The Hamilton Spectator
November 17, 2011
We often think of preschoolers as eager wee ones with little bodies that don't stay still. Most run and jump and play with more energy than their parents.
Or do they?
If you had to evaluate the activity habits of your child's typical daily routine, what would it look like? How often are they actively playing versus watching TV or playing video games? The answers might surprise you.
McMaster University researchers are asking for parents' help in a major study that aims to understand how much and what type of physical activity is necessary to optimize health in the early years. The longitudinal study, funded by the Canadian Institutes of Health Research, will investigate the link between physical activity, nutrition and health among preschoolers.
Childhood obesity is a health crisis, with medical experts warning today's children are the first generation expected to live shorter lives than their parents. The Canadian statistics are dire, with at least 26 per cent of children aged two to 17 considered overweight or obese.
But the HOPP study, which stands for Health Outcomes and Physical activity in Preschoolers, "isn't only about obesity. It's about health in general," said Brian Timmons, research director of the child health and exercise medicine program at McMaster University and McMaster Children's Hospital.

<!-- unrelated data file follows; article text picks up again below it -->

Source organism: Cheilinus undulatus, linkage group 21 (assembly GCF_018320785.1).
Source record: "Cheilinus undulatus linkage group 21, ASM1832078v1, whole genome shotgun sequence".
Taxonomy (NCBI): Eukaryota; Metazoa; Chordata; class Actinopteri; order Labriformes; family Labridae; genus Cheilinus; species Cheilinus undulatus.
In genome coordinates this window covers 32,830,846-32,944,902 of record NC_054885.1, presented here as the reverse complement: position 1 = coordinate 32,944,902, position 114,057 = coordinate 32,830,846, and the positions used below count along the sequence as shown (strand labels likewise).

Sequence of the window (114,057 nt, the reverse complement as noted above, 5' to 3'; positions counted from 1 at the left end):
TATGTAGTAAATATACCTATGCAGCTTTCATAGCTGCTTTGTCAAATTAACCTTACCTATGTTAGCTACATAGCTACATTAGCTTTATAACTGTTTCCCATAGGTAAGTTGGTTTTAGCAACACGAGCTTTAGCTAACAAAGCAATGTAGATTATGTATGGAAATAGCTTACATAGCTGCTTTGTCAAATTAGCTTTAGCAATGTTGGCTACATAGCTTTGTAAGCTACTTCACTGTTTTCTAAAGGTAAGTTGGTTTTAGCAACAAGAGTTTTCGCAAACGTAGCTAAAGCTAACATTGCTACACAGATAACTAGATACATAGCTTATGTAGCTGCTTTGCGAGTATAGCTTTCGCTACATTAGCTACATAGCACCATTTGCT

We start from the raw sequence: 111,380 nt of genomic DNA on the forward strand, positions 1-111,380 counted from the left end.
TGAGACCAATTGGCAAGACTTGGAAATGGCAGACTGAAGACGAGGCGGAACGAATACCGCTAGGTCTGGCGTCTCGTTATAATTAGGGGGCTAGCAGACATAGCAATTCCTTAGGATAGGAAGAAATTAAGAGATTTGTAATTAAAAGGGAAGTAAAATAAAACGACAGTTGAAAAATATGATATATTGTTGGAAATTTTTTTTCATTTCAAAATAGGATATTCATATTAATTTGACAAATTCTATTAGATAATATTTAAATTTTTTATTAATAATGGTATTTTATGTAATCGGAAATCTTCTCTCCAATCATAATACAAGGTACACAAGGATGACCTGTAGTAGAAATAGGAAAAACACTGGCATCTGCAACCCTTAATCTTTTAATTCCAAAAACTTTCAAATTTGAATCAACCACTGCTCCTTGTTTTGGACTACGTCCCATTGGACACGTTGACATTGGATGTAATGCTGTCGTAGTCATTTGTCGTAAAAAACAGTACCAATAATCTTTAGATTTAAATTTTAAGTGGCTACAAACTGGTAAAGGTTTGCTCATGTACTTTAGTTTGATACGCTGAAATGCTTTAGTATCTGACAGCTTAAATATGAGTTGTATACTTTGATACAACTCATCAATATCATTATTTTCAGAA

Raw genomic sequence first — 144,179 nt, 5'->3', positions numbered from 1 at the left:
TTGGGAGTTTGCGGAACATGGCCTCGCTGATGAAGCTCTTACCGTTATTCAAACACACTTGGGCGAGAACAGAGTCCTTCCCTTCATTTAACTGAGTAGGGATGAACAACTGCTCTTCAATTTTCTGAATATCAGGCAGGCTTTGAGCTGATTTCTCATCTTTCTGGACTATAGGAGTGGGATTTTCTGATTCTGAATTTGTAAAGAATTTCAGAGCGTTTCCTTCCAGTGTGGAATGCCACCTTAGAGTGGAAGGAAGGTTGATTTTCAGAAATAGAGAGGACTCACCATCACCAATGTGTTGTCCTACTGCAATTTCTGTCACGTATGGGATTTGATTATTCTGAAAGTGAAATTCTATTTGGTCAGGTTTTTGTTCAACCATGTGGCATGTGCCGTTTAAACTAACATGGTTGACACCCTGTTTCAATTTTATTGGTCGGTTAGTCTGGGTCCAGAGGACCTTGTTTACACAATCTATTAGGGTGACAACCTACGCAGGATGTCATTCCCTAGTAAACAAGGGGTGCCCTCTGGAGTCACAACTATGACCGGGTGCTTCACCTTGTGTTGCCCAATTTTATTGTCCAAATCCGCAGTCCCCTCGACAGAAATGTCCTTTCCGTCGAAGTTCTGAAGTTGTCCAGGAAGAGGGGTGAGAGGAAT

The study, which began in November 2010, aims to recruit 400 preschoolers who will be followed for three years. From the 100 children already enrolled, researchers have discovered that preschoolers who engage in more intense physical activity more often have better overall health.
Timmons said the key is to make physical activity a habit, with plenty of opportunity for kids to simply move. That could be something as simple as playing tag for 10 minutes outside.
Currently, there are no Canadian guidelines for physical activity in preschoolers. The Canadian Society for Exercise Physiology recommends five to 11 year olds get at least 60 minutes of moderate to vigorous physical activity daily. New guidelines for preschoolers are expected in the spring.
Many parents believe organized sports give kids enough physical activity, Timmons said, but the amount of actual physical activity is less than what you'd expect.
"It's deceiving," he said. "We have to get away from the idea that organized sports are the answer. It's the free play that's important to instil."
Hamilton parent Simone Thomson enrolled her son Stewart, 5, and daughter Elsie, 6, in the study last year because she thought it would be a great learning experience for the children.
"It's great exposure for the kids. It's been a very positive experience," said Thomson, whose family does Friday night swim nights at a local community centre as a means to incorporate regular physical activity into their lives.
If you are a parent interested in involving your three, four or five-year-old, contact Nicole Proudfoot at 905-521-2100 ext. 77217 or firstname.lastname@example.org.